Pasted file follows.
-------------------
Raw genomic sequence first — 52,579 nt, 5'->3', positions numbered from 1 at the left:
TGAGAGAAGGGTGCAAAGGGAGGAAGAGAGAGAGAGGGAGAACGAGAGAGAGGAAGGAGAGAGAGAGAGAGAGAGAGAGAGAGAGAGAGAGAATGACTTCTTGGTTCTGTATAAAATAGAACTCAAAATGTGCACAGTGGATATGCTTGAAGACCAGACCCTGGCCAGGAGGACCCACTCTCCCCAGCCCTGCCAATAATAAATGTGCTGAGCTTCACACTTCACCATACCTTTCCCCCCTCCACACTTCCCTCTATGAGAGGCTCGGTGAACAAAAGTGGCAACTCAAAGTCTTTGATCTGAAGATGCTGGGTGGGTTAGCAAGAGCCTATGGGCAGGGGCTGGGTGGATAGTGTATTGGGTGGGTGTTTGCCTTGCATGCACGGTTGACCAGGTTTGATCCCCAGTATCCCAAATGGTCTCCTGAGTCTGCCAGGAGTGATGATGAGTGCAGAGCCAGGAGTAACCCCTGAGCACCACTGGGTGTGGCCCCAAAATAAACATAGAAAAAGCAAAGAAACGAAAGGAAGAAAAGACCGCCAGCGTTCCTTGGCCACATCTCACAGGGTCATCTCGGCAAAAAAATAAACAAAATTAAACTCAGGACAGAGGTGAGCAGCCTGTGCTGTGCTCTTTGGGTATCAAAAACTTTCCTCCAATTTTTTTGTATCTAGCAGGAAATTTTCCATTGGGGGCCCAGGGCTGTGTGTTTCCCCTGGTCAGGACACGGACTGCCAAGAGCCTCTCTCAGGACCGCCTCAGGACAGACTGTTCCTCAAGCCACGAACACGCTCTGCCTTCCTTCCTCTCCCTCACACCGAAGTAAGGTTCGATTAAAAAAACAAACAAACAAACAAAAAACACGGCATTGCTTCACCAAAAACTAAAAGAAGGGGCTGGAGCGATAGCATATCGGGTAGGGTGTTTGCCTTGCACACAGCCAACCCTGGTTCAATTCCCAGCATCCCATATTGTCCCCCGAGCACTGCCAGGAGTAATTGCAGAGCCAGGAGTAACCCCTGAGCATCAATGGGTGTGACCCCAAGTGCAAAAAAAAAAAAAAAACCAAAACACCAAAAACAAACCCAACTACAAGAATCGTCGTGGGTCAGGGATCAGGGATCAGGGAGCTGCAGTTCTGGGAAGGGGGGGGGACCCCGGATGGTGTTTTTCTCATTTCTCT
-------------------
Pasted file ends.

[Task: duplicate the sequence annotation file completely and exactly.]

Raw genomic sequence first — 52,579 nt, 5'->3', positions numbered from 1 at the left:
TGAGAGAAGGGTGCAAAGGGAGGAAGAGAGAGAGAGGGAGAACGAGAGAGAGGAAGGAGAGAGAGAGAGAGAGAGAGAGAGAGAGAGAGAGAATGACTTCTTGGTTCTGTATAAAATAGAACTCAAAATGTGCACAGTGGATATGCTTGAAGACCAGACCCTGGCCAGGAGGACCCACTCTCCCCAGCCCTGCCAATAATAAATGTGCTGAGCTTCACACTTCACCATACCTTTCCCCCCTCCACACTTCCCTCTATGAGAGGCTCGGTGAACAAAAGTGGCAACTCAAAGTCTTTGATCTGAAGATGCTGGGTGGGTTAGCAAGAGCCTATGGGCAGGGGCTGGGTGGATAGTGTATTGGGTGGGTGTTTGCCTTGCATGCACGGTTGACCAGGTTTGATCCCCAGTATCCCAAATGGTCTCCTGAGTCTGCCAGGAGTGATGATGAGTGCAGAGCCAGGAGTAACCCCTGAGCACCACTGGGTGTGGCCCCAAAATAAACATAGAAAAAGCAAAGAAACGAAAGGAAGAAAAGACCGCCAGCGTTCCTTGGCCACATCTCACAGGGTCATCTCGGCAAAAAAATAAACAAAATTAAACTCAGGACAGAGGTGAGCAGCCTGTGCTGTGCTCTTTGGGTATCAAAAACTTTCCTCCAATTTTTTTGTATCTAGCAGGAAATTTTCCATTGGGGGCCCAGGGCTGTGTGTTTCCCCTGGTCAGGACACGGACTGCCAAGAGCCTCTCTCAGGACCGCCTCAGGACAGACTGTTCCTCAAGCCACGAACACGCTCTGCCTTCCTTCCTCTCCCTCACACCGAAGTAAGGTTCGATTAAAAAAACAAACAAACAAACAAAAAACACGGCATTGCTTCACCAAAAACTAAAAGAAGGGGCTGGAGCGATAGCATATCGGGTAGGGTGTTTGCCTTGCACACAGCCAACCCTGGTTCAATTCCCAGCATCCCATATTGTCCCCCGAGCACTGCCAGGAGTAATTGCAGAGCCAGGAGTAACCCCTGAGCATCAATGGGTGTGACCCCAAGTGCAAAAAAAAAAAAAAAACCAAAACACCAAAAACAAACCCAACTACAAGAATCGTCGTGGGTCAGGGATCAGGGATCAGGGAGCTGCAGTTCTGGGAAGGGGGGGGGACCCCGGATGGTGTTTTTCTCATTTCTCT